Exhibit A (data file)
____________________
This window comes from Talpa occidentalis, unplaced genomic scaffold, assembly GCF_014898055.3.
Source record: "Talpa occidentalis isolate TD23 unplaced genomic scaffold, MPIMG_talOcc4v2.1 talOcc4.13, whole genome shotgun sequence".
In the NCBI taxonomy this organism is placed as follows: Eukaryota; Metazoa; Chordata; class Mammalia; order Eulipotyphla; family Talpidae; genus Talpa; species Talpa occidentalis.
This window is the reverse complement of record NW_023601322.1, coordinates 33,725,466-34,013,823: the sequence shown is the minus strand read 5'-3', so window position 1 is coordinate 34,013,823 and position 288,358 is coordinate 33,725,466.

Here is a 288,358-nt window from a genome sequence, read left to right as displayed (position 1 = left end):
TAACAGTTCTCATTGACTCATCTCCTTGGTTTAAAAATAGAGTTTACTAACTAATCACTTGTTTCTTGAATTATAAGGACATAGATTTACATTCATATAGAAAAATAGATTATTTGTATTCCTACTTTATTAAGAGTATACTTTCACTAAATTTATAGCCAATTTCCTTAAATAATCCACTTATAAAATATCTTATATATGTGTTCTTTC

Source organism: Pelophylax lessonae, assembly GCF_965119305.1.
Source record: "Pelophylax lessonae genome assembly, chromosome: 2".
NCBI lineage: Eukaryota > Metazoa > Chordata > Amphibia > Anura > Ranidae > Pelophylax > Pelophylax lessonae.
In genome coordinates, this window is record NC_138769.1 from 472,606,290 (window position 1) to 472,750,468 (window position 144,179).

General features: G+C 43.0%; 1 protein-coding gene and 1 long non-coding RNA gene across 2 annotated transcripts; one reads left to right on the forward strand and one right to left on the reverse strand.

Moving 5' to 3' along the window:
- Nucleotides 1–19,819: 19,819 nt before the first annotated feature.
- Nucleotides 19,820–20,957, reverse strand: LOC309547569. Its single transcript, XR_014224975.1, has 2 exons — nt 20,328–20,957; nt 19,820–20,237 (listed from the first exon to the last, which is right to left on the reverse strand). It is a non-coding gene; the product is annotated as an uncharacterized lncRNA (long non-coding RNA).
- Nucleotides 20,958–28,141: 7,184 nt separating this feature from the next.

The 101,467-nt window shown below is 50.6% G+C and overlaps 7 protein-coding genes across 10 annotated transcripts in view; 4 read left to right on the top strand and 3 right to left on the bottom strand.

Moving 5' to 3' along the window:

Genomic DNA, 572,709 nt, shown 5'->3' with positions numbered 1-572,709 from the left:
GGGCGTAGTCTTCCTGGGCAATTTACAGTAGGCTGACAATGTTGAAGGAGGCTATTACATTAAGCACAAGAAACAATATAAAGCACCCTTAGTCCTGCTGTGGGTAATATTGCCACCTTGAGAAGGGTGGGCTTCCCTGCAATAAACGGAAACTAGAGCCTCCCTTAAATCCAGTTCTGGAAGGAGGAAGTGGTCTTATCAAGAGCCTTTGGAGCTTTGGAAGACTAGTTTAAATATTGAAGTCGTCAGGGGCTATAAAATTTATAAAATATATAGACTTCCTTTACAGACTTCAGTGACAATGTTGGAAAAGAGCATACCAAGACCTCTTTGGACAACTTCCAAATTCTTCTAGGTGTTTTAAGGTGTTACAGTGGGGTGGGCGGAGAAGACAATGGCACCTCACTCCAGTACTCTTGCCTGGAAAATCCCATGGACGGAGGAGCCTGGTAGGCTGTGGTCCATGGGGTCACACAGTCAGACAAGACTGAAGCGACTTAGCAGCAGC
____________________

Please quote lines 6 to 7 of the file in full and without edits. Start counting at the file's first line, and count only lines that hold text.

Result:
TAACAGTTCTCATTGACTCATCTCCTTGGTTTAAAAATAGAGTTTACTAACTAATCACTTGTTTCTTGAATTATAAGGACATAGATTTACATTCATATAGAAAAATAGATTATTTGTATTCCTACTTTATTAAGAGTATACTTTCACTAAATTTATAGCCAATTTCCTTAAATAATCCACTTATAAAATATCTTATATATGTGTTCTTTC

Source organism: Pelophylax lessonae, assembly GCF_965119305.1.